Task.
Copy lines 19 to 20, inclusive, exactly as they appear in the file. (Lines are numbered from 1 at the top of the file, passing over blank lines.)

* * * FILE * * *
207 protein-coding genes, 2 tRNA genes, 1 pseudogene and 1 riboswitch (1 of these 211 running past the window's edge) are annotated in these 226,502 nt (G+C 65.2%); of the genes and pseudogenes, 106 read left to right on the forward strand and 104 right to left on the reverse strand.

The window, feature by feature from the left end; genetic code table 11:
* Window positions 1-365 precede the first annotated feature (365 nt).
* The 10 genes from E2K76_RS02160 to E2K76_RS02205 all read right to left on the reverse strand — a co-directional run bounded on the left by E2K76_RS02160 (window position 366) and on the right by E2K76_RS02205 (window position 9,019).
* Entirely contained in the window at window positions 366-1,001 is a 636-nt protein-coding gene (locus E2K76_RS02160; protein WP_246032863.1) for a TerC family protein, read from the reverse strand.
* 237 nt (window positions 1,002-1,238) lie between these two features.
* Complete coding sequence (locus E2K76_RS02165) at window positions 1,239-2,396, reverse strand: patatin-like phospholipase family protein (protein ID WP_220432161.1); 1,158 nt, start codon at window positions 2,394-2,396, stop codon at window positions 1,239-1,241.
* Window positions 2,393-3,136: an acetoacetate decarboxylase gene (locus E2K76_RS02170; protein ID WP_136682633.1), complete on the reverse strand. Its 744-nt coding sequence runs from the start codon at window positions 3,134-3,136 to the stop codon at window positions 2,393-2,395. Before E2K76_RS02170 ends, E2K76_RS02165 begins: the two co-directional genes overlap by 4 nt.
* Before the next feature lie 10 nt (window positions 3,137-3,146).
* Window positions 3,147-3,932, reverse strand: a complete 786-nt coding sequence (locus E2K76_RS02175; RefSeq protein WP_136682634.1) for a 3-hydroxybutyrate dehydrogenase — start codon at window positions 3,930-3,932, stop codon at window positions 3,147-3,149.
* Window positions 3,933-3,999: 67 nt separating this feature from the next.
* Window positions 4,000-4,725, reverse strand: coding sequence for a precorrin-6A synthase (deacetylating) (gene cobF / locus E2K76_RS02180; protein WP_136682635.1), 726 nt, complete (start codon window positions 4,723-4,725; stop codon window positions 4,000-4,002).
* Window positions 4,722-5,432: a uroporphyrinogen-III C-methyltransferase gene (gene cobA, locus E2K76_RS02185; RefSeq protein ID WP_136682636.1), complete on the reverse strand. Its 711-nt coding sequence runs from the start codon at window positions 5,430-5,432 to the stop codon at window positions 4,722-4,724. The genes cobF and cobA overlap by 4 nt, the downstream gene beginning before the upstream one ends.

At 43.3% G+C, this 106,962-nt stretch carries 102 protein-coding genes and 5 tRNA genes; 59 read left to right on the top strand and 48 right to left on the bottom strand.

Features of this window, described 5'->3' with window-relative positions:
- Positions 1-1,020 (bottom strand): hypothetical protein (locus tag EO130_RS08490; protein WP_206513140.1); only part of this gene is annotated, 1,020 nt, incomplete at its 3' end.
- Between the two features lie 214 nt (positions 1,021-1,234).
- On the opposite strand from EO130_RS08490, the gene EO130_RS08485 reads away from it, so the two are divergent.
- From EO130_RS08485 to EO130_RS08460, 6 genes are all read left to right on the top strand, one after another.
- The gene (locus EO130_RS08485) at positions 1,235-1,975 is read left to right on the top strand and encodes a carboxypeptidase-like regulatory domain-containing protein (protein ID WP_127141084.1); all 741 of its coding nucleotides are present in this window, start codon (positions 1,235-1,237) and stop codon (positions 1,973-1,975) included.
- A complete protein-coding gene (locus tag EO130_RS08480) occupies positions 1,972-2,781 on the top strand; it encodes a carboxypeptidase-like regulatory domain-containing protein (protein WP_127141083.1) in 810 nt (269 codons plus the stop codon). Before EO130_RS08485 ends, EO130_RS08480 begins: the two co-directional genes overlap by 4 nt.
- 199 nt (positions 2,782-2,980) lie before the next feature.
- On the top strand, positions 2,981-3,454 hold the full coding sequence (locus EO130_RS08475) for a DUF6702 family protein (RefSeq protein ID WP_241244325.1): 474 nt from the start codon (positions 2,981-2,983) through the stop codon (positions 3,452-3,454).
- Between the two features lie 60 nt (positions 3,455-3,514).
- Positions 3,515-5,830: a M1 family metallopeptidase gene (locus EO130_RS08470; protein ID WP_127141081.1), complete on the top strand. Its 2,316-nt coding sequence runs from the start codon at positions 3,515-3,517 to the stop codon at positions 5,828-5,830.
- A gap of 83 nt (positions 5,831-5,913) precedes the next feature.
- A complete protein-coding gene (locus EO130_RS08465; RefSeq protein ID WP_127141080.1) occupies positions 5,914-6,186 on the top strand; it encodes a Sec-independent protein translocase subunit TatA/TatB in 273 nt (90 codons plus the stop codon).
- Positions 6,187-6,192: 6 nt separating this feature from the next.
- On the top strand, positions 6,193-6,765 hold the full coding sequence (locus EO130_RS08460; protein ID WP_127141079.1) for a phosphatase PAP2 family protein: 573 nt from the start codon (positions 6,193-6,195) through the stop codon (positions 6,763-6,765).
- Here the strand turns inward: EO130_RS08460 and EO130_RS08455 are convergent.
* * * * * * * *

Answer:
- From EO130_RS08485 to EO130_RS08460, 6 genes are all read left to right on the top strand, one after another.
- The gene (locus EO130_RS08485) at positions 1,235-1,975 is read left to right on the top strand and encodes a carboxypeptidase-like regulatory domain-containing protein (protein ID WP_127141084.1); all 741 of its coding nucleotides are present in this window, start codon (positions 1,235-1,237) and stop codon (positions 1,973-1,975) included.